What I want to do in this post is share some of my thoughts and recommendations for dealing with pregnant Soldiers in the Army National Guard and Army Reserve. Most of this advice is geared for people supervising pregnant Soldiers, not the pregnant Soldiers themselves.
According to the Army’s website, 15.7 percent of all Soldiers are female. I do not have the statistics for the ARNG and USAR, but I think it would be safe to say that 10 to 20 percent of the force is female Soldiers. As I see it, women have a very important role in the Army.
As a part-time Army leader, you will lead female Soldiers at some point in your career. In addition, you will have to deal with pregnant Soldiers at some point in your career.
Let’s face it, most women have children at some point in their life. No, not every woman does, but most do. For most women, it’s quite normal. Yet, when female Soldiers get pregnant while they are serving in the Army, it’s often held against them.
To be honest with you, I’ve never really understood this. I personally believe all Soldiers should be treated fairly, both male and females.
Top 8 Tips for Dealing with Pregnant Soldiers in the Army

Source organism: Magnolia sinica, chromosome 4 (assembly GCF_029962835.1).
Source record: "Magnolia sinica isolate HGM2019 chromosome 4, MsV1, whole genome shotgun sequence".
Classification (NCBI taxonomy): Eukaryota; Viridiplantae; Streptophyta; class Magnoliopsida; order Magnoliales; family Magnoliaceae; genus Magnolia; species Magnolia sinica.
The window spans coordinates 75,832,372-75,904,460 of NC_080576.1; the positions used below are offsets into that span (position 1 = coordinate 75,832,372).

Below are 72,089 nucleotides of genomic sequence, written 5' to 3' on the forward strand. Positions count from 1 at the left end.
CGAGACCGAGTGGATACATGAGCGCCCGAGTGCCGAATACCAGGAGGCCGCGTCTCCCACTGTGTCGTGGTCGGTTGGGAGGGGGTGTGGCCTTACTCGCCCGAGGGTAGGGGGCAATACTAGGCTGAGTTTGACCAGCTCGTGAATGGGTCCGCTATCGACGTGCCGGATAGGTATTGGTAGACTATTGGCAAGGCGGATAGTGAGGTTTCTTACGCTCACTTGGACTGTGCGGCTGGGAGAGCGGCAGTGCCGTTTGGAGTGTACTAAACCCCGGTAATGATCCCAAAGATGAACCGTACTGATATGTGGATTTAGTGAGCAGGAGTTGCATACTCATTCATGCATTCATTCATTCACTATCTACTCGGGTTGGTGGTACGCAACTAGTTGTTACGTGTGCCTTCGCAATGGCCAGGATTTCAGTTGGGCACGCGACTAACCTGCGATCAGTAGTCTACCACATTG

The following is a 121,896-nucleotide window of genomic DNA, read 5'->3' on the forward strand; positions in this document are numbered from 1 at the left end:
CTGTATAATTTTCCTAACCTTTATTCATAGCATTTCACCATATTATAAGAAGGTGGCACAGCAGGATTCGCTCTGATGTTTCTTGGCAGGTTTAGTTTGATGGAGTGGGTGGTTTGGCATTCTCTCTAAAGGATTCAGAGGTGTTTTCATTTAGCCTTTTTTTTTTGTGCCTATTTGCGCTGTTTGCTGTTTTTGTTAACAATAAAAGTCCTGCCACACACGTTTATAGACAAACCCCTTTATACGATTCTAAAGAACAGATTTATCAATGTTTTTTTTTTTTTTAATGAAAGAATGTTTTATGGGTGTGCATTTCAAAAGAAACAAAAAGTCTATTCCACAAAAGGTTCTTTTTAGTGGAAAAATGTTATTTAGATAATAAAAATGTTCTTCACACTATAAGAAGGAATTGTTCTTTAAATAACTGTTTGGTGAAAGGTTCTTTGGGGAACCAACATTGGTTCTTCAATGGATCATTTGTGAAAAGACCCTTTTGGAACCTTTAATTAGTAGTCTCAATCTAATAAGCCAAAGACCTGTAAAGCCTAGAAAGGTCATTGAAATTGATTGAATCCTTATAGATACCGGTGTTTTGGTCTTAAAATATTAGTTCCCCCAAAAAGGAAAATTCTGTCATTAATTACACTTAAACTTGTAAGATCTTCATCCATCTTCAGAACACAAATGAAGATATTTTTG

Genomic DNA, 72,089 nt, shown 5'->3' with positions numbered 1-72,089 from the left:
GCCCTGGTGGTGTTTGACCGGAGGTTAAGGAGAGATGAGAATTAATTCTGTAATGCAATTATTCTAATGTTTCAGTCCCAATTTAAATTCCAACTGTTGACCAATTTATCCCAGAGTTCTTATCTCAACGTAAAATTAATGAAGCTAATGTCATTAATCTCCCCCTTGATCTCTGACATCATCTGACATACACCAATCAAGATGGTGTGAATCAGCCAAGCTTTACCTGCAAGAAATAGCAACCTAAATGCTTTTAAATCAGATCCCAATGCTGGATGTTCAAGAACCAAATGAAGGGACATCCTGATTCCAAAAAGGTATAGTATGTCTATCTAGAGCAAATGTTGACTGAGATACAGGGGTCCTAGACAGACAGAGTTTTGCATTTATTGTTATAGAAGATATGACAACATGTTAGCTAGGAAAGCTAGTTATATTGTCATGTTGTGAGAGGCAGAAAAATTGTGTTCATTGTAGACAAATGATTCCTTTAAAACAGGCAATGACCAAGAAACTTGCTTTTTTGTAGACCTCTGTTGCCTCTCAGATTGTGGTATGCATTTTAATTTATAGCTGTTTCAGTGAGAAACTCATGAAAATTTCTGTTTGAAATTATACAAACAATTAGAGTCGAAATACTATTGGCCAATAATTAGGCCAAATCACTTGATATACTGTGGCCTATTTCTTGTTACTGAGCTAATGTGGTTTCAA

What I want to do in the paragraphs below is share some tips for people SUPERVISING pregnant female Soldiers in the ARNG or USAR. These tips will help you be a better leader and make sure that you do the right thing. The tips are listed in no particular order.
# 1 Know the Regulations
First and foremost, you need to know the regulations concerning pregnant Soldiers. Do a quick internet search and find out what these regulations are. The regulations do change from time-to-time, so make sure you have the most current version.
You need to know what is required of you as a supervisor and what is required of the pregnant Soldier. After you read the regulations, I also suggest you get some input from your senior NCOs and officers. It might be worth talking to the S1 NCO, too. I like to think that “knowing is half the battle.” Be an informed leader.